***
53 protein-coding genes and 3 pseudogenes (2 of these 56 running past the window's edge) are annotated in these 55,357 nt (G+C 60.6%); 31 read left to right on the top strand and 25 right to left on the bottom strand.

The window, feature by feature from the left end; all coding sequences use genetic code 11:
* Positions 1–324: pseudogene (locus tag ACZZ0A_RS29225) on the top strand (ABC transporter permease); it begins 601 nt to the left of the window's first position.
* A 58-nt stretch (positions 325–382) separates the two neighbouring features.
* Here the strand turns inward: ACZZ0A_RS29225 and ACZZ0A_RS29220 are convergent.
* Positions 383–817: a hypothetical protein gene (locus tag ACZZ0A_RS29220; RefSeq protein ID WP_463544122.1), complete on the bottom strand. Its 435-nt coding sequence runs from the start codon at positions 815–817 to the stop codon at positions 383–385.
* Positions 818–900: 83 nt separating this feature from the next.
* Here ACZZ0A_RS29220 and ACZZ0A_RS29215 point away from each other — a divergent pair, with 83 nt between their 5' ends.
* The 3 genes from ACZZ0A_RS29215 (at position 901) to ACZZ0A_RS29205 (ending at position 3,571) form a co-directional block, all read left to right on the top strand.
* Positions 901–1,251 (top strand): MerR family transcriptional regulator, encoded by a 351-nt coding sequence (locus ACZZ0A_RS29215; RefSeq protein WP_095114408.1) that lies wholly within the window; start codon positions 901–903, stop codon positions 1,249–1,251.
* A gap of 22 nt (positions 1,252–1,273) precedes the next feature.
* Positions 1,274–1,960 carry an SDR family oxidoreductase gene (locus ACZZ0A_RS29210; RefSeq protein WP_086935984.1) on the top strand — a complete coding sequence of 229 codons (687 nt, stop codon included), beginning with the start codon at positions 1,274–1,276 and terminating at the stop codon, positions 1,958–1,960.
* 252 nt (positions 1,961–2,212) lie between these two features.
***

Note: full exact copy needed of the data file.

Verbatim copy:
53 protein-coding genes and 3 pseudogenes (2 of these 56 running past the window's edge) are annotated in these 55,357 nt (G+C 60.6%); 31 read left to right on the top strand and 25 right to left on the bottom strand.

The window, feature by feature from the left end; all coding sequences use genetic code 11:
* Positions 1–324: pseudogene (locus tag ACZZ0A_RS29225) on the top strand (ABC transporter permease); it begins 601 nt to the left of the window's first position.
* A 58-nt stretch (positions 325–382) separates the two neighbouring features.
* Here the strand turns inward: ACZZ0A_RS29225 and ACZZ0A_RS29220 are convergent.
* Positions 383–817: a hypothetical protein gene (locus tag ACZZ0A_RS29220; RefSeq protein ID WP_463544122.1), complete on the bottom strand. Its 435-nt coding sequence runs from the start codon at positions 815–817 to the stop codon at positions 383–385.
* Positions 818–900: 83 nt separating this feature from the next.
* Here ACZZ0A_RS29220 and ACZZ0A_RS29215 point away from each other — a divergent pair, with 83 nt between their 5' ends.
* The 3 genes from ACZZ0A_RS29215 (at position 901) to ACZZ0A_RS29205 (ending at position 3,571) form a co-directional block, all read left to right on the top strand.
* Positions 901–1,251 (top strand): MerR family transcriptional regulator, encoded by a 351-nt coding sequence (locus ACZZ0A_RS29215; RefSeq protein WP_095114408.1) that lies wholly within the window; start codon positions 901–903, stop codon positions 1,249–1,251.
* A gap of 22 nt (positions 1,252–1,273) precedes the next feature.
* Positions 1,274–1,960 carry an SDR family oxidoreductase gene (locus ACZZ0A_RS29210; RefSeq protein WP_086935984.1) on the top strand — a complete coding sequence of 229 codons (687 nt, stop codon included), beginning with the start codon at positions 1,274–1,276 and terminating at the stop codon, positions 1,958–1,960.
* 252 nt (positions 1,961–2,212) lie between these two features.